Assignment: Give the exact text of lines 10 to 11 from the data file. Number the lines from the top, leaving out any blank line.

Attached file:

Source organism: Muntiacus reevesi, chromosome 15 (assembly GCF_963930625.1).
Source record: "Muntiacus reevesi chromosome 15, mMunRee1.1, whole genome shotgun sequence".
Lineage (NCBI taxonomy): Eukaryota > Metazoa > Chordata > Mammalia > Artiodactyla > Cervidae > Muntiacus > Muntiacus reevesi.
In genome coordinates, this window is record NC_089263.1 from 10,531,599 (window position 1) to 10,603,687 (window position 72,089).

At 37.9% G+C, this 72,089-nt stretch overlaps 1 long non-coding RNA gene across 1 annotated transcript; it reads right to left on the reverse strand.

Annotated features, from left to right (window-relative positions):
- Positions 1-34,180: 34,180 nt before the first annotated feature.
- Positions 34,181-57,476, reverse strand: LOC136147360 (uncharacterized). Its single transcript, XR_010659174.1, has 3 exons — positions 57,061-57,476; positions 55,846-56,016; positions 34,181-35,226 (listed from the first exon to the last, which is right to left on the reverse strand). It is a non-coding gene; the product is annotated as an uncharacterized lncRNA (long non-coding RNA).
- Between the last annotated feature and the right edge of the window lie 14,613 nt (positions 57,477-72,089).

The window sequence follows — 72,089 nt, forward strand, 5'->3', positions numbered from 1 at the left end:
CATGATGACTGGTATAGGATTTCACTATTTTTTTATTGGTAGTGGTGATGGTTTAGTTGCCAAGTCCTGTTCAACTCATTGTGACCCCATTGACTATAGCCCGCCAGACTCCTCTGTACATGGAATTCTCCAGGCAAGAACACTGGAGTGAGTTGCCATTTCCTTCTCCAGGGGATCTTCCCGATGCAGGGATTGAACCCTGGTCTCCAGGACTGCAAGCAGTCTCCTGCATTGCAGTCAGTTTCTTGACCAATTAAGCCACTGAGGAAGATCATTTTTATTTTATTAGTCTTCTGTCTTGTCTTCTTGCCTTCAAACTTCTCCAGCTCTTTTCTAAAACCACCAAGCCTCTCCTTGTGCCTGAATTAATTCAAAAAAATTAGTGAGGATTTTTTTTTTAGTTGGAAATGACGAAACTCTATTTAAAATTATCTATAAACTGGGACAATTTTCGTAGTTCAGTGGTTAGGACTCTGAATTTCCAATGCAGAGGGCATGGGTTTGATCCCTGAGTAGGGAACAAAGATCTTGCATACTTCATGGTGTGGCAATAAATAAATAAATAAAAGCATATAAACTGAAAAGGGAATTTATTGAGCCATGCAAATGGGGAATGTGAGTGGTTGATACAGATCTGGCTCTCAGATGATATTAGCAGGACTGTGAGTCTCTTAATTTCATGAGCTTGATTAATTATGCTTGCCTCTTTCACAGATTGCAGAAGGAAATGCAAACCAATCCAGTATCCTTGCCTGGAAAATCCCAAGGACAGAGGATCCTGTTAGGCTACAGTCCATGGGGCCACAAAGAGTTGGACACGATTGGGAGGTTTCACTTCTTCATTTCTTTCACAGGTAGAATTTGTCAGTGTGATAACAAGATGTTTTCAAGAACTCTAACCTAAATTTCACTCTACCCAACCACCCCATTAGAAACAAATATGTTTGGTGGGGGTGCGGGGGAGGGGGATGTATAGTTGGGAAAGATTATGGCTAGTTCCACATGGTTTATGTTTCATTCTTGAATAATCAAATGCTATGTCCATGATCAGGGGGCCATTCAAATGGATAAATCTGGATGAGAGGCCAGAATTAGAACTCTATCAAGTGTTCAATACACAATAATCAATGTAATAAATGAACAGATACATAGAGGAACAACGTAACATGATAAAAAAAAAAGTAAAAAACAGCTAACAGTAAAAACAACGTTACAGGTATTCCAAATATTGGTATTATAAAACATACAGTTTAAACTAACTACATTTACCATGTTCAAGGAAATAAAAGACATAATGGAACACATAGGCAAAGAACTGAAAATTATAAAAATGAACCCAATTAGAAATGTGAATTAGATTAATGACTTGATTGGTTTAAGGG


The window sequence follows — 72,089 nt, forward strand, 5'->3', positions numbered from 1 at the left end:
CATGATGACTGGTATAGGATTTCACTATTTTTTTATTGGTAGTGGTGATGGTTTAGTTGCCAAGTCCTGTTCAACTCATTGTGACCCCATTGACTATAGCCCGCCAGACTCCTCTGTACATGGAATTCTCCAGGCAAGAACACTGGAGTGAGTTGCCATTTCCTTCTCCAGGGGATCTTCCCGATGCAGGGATTGAACCCTGGTCTCCAGGACTGCAAGCAGTCTCCTGCATTGCAGTCAGTTTCTTGACCAATTAAGCCACTGAGGAAGATCATTTTTATTTTATTAGTCTTCTGTCTTGTCTTCTTGCCTTCAAACTTCTCCAGCTCTTTTCTAAAACCACCAAGCCTCTCCTTGTGCCTGAATTAATTCAAAAAAATTAGTGAGGATTTTTTTTTTAGTTGGAAATGACGAAACTCTATTTAAAATTATCTATAAACTGGGACAATTTTCGTAGTTCAGTGGTTAGGACTCTGAATTTCCAATGCAGAGGGCATGGGTTTGATCCCTGAGTAGGGAACAAAGATCTTGCATACTTCATGGTGTGGCAATAAATAAATAAATAAAAGCATATAAACTGAAAAGGGAATTTATTGAGCCATGCAAATGGGGAATGTGAGTGGTTGATACAGATCTGGCTCTCAGATGATATTAGCAGGACTGTGAGTCTCTTAATTTCATGAGCTTGATTAATTATGCTTGCCTCTTTCACAGATTGCAGAAGGAAATGCAAACCAATCCAGTATCCTTGCCTGGAAAATCCCAAGGACAGAGGATCCTGTTAGGCTACAGTCCATGGGGCCACAAAGAGTTGGACACGATTGGGAGGTTTCACTTCTTCATTTCTTTCACAGGTAGAATTTGTCAGTGTGATAACAAGATGTTTTCAAGAACTCTAACCTAAATTTCACTCTACCCAACCACCCCATTAGAAACAAATATGTTTGGTGGGGGTGCGGGGGAGGGGGATGTATAGTTGGGAAAGATTATGGCTAGTTCCACATGGTTTATGTTTCATTCTTGAATAATCAAATGCTATGTCCATGATCAGGGGGCCATTCAAATGGATAAATCTGGATGAGAGGCCAGAATTAGAACTCTATCAAGTGTTCAATACACAATAATCAATGTAATAAATGAACAGATACATAGAGGAACAACGTAACATGATAAAAAAAAAAGTAAAAAACAGCTAACAGTAAAAACAACGTTACAGGTATTCCAAATATTGGTATTATAAAACATACAGTTTAAACTAACTACATTTACCATGTTCAAGGAAATAAAAGACATAATGGAACACATAGGCAAAGAACTGAAAATTATAAAAATGAACCCAATTAGAAATGTGAATTAGATTAATGACTTGATTGGTTTAAGGG